In Pixar’s robot love story WALL-E, the Earth is surrounded by a dense field of orbiting junk. (Incidentally, you know you’re a geek when you’re the only one laughing in the cinema because you recognise one of the satellites that WALL-E has to brush out of his way as Sputnik 1.) But while things today aren’t quite as bad as depicted in WALL-E, space debris is still a big problem, as can be seen on a real plot from NASA of the junk orbiting overhead.
Pixar worked its magic this weekend, shooting to the top of the box office for the ninth consecutive time with WALL-E. And deservedly so–the movie pulls you into its world, and anybody whose heart doesn’t go out to the title character has a soul made of burnt toast. WALL-E is the name of the last robot left cleaning up the garbage-strewn Earth. All the humans left for an intergalactic cruise while the planet was getting spruced up, but the cruise has been going on for 700 years now with no end in sight.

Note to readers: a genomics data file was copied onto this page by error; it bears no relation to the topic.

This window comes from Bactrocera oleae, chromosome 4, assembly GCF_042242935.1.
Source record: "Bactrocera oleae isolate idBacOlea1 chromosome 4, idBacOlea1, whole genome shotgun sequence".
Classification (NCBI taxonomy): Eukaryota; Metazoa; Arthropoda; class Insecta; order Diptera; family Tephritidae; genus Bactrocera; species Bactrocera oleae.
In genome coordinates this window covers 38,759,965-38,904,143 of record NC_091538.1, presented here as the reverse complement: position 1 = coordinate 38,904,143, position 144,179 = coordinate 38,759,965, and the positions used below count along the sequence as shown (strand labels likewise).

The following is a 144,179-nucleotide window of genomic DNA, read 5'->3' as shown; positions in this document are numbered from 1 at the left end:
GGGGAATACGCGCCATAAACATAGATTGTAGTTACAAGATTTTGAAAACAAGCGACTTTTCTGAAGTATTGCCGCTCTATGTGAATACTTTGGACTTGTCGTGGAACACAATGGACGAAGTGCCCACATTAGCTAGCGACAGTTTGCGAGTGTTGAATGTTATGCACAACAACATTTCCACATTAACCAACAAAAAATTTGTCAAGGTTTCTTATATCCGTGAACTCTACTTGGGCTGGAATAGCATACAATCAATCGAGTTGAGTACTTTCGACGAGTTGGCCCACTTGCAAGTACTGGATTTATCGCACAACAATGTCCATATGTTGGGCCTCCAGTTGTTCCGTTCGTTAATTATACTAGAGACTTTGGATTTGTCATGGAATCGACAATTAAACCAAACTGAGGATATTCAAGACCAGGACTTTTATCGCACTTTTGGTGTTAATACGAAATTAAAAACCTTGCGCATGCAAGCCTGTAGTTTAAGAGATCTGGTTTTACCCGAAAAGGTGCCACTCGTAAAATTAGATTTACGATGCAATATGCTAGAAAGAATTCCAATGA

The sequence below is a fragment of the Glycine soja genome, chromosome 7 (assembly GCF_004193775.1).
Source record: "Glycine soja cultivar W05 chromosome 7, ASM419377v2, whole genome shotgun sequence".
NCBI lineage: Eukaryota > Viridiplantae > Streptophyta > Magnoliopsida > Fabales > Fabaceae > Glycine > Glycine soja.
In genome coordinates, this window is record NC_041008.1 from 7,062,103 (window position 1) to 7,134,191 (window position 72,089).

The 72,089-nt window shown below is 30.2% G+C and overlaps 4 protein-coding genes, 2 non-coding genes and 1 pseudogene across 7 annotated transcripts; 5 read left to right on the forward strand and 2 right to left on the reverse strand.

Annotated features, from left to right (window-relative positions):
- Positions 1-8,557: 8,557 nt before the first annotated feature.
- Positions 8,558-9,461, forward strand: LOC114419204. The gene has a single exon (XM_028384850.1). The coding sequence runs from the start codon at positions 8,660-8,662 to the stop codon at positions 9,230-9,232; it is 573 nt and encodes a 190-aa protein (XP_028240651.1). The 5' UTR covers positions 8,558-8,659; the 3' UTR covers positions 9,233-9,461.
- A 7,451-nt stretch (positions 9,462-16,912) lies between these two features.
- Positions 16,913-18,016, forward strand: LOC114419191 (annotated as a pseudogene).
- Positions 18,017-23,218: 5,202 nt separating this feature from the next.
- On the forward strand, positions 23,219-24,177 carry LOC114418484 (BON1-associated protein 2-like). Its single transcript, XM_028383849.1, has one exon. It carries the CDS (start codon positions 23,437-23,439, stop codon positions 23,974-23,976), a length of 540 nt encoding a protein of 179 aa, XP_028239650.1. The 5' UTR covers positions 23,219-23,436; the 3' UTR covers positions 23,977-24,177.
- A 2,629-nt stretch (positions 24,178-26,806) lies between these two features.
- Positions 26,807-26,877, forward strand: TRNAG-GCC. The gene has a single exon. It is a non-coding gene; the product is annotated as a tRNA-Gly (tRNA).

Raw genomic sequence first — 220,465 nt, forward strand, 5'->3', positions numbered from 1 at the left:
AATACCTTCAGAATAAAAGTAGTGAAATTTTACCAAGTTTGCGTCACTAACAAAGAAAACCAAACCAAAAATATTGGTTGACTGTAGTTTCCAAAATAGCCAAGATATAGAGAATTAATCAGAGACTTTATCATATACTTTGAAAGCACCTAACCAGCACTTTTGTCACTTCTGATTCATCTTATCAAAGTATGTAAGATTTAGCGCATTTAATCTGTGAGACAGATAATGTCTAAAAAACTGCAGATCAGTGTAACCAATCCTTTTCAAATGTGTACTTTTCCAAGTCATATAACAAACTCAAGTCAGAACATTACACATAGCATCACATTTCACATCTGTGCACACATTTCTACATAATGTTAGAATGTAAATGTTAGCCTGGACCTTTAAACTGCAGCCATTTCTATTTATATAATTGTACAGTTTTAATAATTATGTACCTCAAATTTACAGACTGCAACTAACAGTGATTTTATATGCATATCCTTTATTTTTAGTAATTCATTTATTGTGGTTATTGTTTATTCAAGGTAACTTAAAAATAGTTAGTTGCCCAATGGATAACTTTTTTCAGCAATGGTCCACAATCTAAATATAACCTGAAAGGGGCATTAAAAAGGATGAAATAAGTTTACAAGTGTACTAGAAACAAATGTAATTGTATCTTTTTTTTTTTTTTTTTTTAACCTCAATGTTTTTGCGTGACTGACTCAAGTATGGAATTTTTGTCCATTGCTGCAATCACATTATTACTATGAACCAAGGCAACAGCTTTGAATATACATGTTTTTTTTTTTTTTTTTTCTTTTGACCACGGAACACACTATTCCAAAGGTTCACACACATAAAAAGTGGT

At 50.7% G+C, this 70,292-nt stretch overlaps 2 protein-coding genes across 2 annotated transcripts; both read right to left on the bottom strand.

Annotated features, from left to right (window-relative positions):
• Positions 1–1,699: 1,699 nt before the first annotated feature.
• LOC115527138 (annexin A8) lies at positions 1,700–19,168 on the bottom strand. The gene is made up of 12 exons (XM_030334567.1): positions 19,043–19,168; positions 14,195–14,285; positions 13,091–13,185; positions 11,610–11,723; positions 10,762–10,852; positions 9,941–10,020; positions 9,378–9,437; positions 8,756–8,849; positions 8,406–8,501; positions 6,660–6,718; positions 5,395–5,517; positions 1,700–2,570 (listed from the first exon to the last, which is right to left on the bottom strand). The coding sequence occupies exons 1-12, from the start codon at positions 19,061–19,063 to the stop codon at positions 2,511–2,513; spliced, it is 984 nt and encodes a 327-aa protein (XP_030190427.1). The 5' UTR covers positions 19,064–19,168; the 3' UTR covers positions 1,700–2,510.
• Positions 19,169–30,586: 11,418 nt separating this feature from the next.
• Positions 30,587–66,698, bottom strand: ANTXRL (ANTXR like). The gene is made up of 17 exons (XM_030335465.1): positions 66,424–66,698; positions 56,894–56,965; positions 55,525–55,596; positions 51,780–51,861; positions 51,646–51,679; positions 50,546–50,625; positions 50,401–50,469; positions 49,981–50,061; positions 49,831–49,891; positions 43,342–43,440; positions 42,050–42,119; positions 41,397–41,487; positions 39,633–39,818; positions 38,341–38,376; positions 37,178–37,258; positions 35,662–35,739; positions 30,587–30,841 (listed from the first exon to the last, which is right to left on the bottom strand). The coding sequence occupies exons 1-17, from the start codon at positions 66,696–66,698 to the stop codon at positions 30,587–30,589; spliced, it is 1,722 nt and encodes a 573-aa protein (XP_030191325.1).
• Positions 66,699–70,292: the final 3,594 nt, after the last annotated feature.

Used to being pampered by robots and never leaving their hover-chairs, the humans have gotten a little bit portly over the centuries, and now find it difficult to even walk (if it ever occured to them to do so). Which is a problem that lurks in the minds of the people who are planning real-life expeditions to Mars.